This effect — where chemicals produced by one plant have an effect on other plants — is called “allelopathy”. Many wattle species produce allelopathic chemicals and so do some important food plants, such as walnuts, rice and the common pea.

River red gum allelopathic chemicals can prevent the trees’ own seedlings from growing near them. So river red gums require floods to wash the chemicals from the soil away. This mechanism allows river red gums to germinate and regenerate when the soil is wet, and in places away from the competition of mature trees.




Read more:
The river red gum is an icon of the driest continent


Puddles can do the same thing, on a small scale, ensuring trees have plenty of opportunities to persist in the wild. This pattern of regeneration is important to provide a mosaic of species and trees of different ages, making up a diverse range of habitats for other wildlife.

Puddles are no piddling problem

A muddy golden retriever playing in a puddle
Puddles are becoming harder to find in the suburbs.
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As property developers iron the creases from our created landscapes with much less open space and more paved surfaces, puddles are becoming harder to find close to home.

Taking away puddles removes a whole range of microhabitats, jeopardising the chances of a diverse range of species to breed and persist, especially in urban areas. These days, any loss of biodiversity is worrying.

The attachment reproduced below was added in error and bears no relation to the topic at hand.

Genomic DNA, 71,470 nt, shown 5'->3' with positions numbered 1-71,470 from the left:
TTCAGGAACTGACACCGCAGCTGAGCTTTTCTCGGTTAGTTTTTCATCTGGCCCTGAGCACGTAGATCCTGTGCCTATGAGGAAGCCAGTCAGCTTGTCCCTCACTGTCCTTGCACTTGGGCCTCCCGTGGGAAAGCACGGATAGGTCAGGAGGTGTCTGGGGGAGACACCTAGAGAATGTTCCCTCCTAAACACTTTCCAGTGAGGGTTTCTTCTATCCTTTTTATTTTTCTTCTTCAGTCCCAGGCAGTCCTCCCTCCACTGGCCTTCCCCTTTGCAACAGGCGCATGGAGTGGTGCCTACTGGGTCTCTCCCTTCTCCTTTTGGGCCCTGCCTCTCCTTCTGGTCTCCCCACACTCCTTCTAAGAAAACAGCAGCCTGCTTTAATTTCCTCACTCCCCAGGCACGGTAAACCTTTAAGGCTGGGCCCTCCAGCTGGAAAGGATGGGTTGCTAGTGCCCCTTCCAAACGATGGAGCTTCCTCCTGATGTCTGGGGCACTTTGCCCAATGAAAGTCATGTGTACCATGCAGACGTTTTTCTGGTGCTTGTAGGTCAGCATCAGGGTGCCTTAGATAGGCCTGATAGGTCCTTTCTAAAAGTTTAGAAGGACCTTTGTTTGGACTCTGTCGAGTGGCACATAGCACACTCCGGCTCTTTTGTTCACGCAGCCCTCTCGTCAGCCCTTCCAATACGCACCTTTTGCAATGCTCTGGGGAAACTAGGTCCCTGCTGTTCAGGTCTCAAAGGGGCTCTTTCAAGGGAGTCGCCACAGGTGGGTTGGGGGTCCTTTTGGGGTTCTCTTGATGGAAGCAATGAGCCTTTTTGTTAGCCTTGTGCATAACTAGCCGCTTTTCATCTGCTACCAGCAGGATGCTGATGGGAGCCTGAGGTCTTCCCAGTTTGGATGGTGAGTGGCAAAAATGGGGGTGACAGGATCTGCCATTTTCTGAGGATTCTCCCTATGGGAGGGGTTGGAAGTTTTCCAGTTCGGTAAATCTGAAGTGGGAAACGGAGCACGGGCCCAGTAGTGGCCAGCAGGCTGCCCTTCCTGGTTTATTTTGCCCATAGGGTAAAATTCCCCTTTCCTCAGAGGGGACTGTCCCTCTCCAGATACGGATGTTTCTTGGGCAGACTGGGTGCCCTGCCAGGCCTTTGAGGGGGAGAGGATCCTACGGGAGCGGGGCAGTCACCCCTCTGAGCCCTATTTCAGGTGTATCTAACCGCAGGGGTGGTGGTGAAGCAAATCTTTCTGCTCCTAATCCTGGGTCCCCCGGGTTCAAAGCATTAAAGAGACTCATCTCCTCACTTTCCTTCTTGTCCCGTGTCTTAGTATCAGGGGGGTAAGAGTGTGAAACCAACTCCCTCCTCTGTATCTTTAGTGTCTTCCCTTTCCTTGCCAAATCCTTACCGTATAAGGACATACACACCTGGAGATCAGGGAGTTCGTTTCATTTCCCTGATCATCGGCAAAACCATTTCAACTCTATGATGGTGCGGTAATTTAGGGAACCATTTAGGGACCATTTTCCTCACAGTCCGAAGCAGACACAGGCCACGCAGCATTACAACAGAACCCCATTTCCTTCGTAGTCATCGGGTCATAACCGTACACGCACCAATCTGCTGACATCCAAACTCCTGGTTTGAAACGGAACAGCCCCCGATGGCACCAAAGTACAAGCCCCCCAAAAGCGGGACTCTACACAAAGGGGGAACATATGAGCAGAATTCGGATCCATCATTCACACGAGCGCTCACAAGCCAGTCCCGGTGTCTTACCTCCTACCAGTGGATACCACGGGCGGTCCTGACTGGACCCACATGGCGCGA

So when you’re next out and about after or during heavy rain, keep an eye out for puddles.

Remember the life that depends on them and, if you can, try not to disturb them. Perhaps capture the joy of jumping over — rather than in — them. They are not just a nuisance, but a key to a nuanced and biodiverse local community.The Conversation

Gregory Moore, Doctor of Botany, The University of Melbourne

This article is republished from The Conversation under a Creative Commons license. Read the original article.

After the floods, stand by for spiders, slugs and millipedes – but think twice before reaching for the bug spray


Lukas Koch / AAP

Caitlyn Forster, University of Sydney; Dieter Hochuli, University of Sydney, and Eliza Middleton, University of SydneyRecord-breaking rain has destroyed properties across New South Wales, forcing thousands of people to evacuate and leaving hundreds homeless.

Humans aren’t the only ones in trouble. Many of the animals that live with and around us are also heading for higher ground as the floodwaters rise.

Often small creatures — especially invertebrates like spiders, cockroaches and millipedes — will seek refuge in the relatively dry and safe environments of people’s houses. While this can be a problem for the human inhabitants of the house, it’s important to make sure we don’t add to the ecological impact of the flood with an overzealous response to these uninvited guests.